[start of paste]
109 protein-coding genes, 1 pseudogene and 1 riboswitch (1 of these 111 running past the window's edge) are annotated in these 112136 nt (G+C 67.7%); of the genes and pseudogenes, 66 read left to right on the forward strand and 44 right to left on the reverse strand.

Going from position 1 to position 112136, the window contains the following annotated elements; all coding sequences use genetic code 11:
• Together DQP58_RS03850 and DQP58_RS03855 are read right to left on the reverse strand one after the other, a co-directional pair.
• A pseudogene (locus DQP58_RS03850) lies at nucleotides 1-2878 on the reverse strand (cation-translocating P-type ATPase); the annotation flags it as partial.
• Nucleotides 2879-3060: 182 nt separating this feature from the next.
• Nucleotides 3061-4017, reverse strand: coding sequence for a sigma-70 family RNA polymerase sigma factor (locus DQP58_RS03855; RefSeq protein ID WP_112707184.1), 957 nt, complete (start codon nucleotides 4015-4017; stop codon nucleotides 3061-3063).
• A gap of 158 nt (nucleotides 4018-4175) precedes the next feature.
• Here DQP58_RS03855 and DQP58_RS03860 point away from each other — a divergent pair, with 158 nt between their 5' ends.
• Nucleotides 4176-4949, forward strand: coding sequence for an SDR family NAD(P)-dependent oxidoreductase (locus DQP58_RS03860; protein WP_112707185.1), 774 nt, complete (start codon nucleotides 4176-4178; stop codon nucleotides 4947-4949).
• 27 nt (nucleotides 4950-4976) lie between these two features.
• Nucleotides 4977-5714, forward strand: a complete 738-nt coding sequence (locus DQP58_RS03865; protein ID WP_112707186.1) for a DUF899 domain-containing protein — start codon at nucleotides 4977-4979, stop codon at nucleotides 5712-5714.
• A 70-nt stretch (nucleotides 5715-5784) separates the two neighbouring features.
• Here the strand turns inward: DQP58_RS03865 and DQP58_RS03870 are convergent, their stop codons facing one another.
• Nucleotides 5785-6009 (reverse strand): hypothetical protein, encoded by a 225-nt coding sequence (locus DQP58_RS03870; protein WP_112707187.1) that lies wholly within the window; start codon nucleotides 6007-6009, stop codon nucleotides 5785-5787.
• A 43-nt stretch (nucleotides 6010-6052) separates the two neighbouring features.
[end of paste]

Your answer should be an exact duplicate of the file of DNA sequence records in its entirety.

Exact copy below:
109 protein-coding genes, 1 pseudogene and 1 riboswitch (1 of these 111 running past the window's edge) are annotated in these 112136 nt (G+C 67.7%); of the genes and pseudogenes, 66 read left to right on the forward strand and 44 right to left on the reverse strand.

Going from position 1 to position 112136, the window contains the following annotated elements; all coding sequences use genetic code 11:
• Together DQP58_RS03850 and DQP58_RS03855 are read right to left on the reverse strand one after the other, a co-directional pair.
• A pseudogene (locus DQP58_RS03850) lies at nucleotides 1-2878 on the reverse strand (cation-translocating P-type ATPase); the annotation flags it as partial.
• Nucleotides 2879-3060: 182 nt separating this feature from the next.
• Nucleotides 3061-4017, reverse strand: coding sequence for a sigma-70 family RNA polymerase sigma factor (locus DQP58_RS03855; RefSeq protein ID WP_112707184.1), 957 nt, complete (start codon nucleotides 4015-4017; stop codon nucleotides 3061-3063).
• A gap of 158 nt (nucleotides 4018-4175) precedes the next feature.
• Here DQP58_RS03855 and DQP58_RS03860 point away from each other — a divergent pair, with 158 nt between their 5' ends.
• Nucleotides 4176-4949, forward strand: coding sequence for an SDR family NAD(P)-dependent oxidoreductase (locus DQP58_RS03860; protein WP_112707185.1), 774 nt, complete (start codon nucleotides 4176-4178; stop codon nucleotides 4947-4949).
• 27 nt (nucleotides 4950-4976) lie between these two features.
• Nucleotides 4977-5714, forward strand: a complete 738-nt coding sequence (locus DQP58_RS03865; protein ID WP_112707186.1) for a DUF899 domain-containing protein — start codon at nucleotides 4977-4979, stop codon at nucleotides 5712-5714.
• A 70-nt stretch (nucleotides 5715-5784) separates the two neighbouring features.
• Here the strand turns inward: DQP58_RS03865 and DQP58_RS03870 are convergent, their stop codons facing one another.
• Nucleotides 5785-6009 (reverse strand): hypothetical protein, encoded by a 225-nt coding sequence (locus DQP58_RS03870; protein WP_112707187.1) that lies wholly within the window; start codon nucleotides 6007-6009, stop codon nucleotides 5785-5787.
• A 43-nt stretch (nucleotides 6010-6052) separates the two neighbouring features.